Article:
Sadly, the original Elfin 249 radial mount model did not survive long in the marketplace. This was by no means due to any failings in the product itself—rather, it came down to a simple matter of the Aerol company's inability to meet the very considerable demand which quickly developed. In his later reminiscences recounted to family friend Jim Woodside, Frank Ellis stated that the mid 1950 replacement of the original 249 radial mount model with a completely revised beam-mounted model having a pressure die-cast crankcase was entirely due to the fact that they could make the revised models faster and at a lower unit cost.

Unfortunately, the revised model was soon found to be both less powerful and less dependable than its predecessor. In particular, the revised pressure die-cast crankcase proved far less durable and resistant to distortion than the original gravity die-cast item. Consequently, the premature abandonment of the original radial mount model was widely viewed as a matter of regret, not least by Frank Ellis himself in later years. In retrospect, he reckoned that they should have continued to develop their original design regardless of the production challenges involved.

The fact that the original Elfin 249 radial mount model was held in such high regard had the happy result of ensuring that the engines were greatly valued by their owners. Consequently, although the total number manufactured was relatively small by industry standards, those that did find their way into the hands of modellers were well cared for, remaining in widespread use for some years following their withdrawal from production. Moreover, they were generally retained by their owners even when supplanted by other more advanced models—no rubbish bin for these engines! Accordingly, a higher-than-usual proportion of the engines which were manufactured have survived down to the present day (2013).

When the vintage model flying movement began to gather momentum in the 1970's and 1980's, many fliers were quick to recognize the merits of the original Elfin 249 for such purposes. In particular, by the mid 1980's diesel-minded members of the US old time flier community had become aware of the advantages of this engine for use in their Class A events, particularly in terms of its power-to-weight ratio. The Elfin's advantage in this respect more than offset any handicap which might be anticipated as a result of its displacement shortfall relative to the Class A limit of 0.199 cuin. (3.26 cc).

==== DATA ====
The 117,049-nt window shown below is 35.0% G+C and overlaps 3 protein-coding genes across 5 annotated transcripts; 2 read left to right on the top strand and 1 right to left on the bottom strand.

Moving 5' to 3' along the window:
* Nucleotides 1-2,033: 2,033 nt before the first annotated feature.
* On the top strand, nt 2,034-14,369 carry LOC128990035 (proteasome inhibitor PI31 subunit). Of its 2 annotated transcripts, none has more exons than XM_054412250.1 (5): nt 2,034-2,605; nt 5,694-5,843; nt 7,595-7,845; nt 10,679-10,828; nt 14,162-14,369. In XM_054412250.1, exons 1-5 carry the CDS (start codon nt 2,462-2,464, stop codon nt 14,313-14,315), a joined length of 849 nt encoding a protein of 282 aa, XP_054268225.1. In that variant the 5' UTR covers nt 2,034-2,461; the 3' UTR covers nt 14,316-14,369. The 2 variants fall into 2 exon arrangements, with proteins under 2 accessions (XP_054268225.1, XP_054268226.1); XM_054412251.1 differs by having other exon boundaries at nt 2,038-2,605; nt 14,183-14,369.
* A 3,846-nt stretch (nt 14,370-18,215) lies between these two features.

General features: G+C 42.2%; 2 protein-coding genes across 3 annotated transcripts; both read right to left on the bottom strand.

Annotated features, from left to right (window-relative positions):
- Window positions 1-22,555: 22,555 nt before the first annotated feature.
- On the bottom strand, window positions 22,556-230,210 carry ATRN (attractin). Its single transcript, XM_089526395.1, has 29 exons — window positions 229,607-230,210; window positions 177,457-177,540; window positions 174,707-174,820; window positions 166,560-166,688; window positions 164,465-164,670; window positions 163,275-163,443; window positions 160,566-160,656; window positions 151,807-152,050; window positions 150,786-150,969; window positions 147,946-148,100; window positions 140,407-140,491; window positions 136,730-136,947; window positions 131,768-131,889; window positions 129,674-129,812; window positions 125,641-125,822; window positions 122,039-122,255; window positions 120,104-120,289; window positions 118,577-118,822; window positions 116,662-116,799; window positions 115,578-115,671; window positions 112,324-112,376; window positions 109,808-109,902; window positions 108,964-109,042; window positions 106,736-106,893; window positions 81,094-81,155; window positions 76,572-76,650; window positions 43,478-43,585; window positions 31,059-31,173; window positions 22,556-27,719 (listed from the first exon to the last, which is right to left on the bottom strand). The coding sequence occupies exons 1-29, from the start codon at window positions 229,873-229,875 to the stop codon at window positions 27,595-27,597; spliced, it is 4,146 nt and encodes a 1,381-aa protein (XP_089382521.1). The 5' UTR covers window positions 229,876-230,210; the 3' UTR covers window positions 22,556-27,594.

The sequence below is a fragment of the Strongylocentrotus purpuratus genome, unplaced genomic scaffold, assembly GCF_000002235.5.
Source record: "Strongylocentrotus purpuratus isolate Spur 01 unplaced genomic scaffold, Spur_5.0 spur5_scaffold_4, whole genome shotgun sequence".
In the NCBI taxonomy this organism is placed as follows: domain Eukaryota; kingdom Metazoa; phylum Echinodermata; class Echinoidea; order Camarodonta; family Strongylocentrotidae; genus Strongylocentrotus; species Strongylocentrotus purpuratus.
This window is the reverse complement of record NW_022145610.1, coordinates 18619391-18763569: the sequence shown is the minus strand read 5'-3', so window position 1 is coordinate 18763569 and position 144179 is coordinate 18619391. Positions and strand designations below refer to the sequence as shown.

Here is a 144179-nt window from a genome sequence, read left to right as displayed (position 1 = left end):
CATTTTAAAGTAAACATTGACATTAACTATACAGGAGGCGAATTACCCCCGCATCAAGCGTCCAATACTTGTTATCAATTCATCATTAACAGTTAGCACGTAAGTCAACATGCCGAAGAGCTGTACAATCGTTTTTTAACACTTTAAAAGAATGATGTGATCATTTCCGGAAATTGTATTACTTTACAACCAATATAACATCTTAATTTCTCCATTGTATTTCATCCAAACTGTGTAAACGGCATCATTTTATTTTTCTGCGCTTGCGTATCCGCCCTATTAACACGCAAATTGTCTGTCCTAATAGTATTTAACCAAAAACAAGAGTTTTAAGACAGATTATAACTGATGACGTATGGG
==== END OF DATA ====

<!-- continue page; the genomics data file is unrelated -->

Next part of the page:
The difficulty and expense of obtaining the relatively scarce original Elfins led these fliers to investigate the replica route, creating a significant potential market for replica Elfin 249's. The first manufacturer to attempt to tap into this pent-up demand was the British firm of Dunham Engineering, which produced a number of near-replicas of the radial-mount Elfin 249 between 1984 and 1987. Most of these were sold in the US for use by vintage fliers in that country. Dunham Engineering were followed by Gordon Burford of Australia, who produced about one hundred examples of his own near-replica in 1989.

However, there were problems with both of these replica ventures. The Dunham Elfins proved to be highly variable in quality and performance, while Gordon Burford's delivery times on his replica were too slow to satisfy quite a few potential buyers. Quite apart from these factors, the combined production of these two manufacturers did not fully satisfy the burgeoning demands of the US vintage flying community. It was to tap into the quite substantial residual demand for such engines that the ARGO "Elfin replica" was created.

We have noted earlier that a significant proportion of US vintage fliers fall into the third of the market categories discussed in the previous section. That is, they were (and still are) attuned to competitive participation in events requiring the use of equipment having an old-time appearance without undue regard for absolute adherence to historical accuracy in terms of design, construction and performance. Those holding divergent views are under no compulsion to take part ...

It was specifically to meet the needs of these fliers that the ARGO was created. According to Tim Dannels, the ARGO was never intended to be an exact copy for collectors or purist vintage fliers. Rather, it was built primarily to create a strong-running modern "look-alike" version of a recognized classic model engine for use by those members of the US Old Timer competition crowd who preferred to use diesels. We have to keep this in mind when evaluating the engine.

The ARGO "Elfin replica" was marketed by a company calling itself ARGO U.S.A. and giving its address as:

3229 Dianora Drive
Palos Verdes
CA 90274

It turns out that ARGO U.S.A. was a business title used by a chap named John Targos, who was reportedly a longshoreman in Los Angeles. The above company address was then, and remains today, a modest 1800 square foot three-bedroom private house in a strictly residential area—clearly it has never been an industrial manufacturing facility. The implication is that this was in reality John Targos's residential address.

In 1989, recognizing the pent-up demand among US Old Time fliers for a strong-running Elfin 249 replica or at least a look-alike, Targos began to explore the possibility of arranging for the production of a run of model diesel engines loosely based upon the original 1949 Elfin 249 radial-mount plain bearing model. He was of course aware of the excellent GB Elfin 249 replica then being produced in limited quantities in Australia by Gordon Burford. This engine had first appeared in late 1988 and remained in production at modest levels as the eighties drew to a close. In 1989, recognizing the value of Gordon's prior experience with the Elfin, Targos approached him for his advice, offering a modest fee as compensation.